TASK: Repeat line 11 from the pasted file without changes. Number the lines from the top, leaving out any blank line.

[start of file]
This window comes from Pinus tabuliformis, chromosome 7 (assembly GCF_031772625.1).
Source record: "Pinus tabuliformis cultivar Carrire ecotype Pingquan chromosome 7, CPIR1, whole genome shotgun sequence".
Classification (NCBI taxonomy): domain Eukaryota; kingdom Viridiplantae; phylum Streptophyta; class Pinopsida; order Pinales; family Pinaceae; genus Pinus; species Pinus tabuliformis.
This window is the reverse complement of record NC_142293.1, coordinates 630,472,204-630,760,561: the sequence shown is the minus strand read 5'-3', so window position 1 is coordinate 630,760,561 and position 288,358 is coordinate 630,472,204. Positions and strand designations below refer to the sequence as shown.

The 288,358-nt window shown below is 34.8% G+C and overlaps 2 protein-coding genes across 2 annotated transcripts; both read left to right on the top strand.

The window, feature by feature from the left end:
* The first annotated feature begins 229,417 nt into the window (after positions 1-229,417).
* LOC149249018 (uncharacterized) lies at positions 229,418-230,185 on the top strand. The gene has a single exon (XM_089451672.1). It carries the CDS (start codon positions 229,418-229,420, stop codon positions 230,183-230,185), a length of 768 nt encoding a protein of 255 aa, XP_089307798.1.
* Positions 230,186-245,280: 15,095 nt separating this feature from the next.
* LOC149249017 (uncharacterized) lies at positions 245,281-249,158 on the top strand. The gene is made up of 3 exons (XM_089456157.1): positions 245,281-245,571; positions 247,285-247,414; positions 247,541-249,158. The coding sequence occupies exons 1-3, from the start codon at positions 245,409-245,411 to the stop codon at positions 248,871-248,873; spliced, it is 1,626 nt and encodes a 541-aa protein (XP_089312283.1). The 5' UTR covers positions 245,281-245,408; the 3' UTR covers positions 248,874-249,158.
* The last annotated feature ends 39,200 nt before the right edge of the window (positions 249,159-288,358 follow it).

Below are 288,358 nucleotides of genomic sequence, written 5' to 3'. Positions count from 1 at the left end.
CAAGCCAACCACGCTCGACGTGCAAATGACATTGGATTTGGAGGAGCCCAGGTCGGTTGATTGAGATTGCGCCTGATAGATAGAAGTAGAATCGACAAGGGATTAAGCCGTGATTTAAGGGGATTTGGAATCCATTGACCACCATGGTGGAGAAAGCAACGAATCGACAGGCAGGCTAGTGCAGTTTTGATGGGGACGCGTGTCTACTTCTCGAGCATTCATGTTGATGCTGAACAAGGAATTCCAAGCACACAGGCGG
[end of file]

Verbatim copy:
* The last annotated feature ends 39,200 nt before the right edge of the window (positions 249,159-288,358 follow it).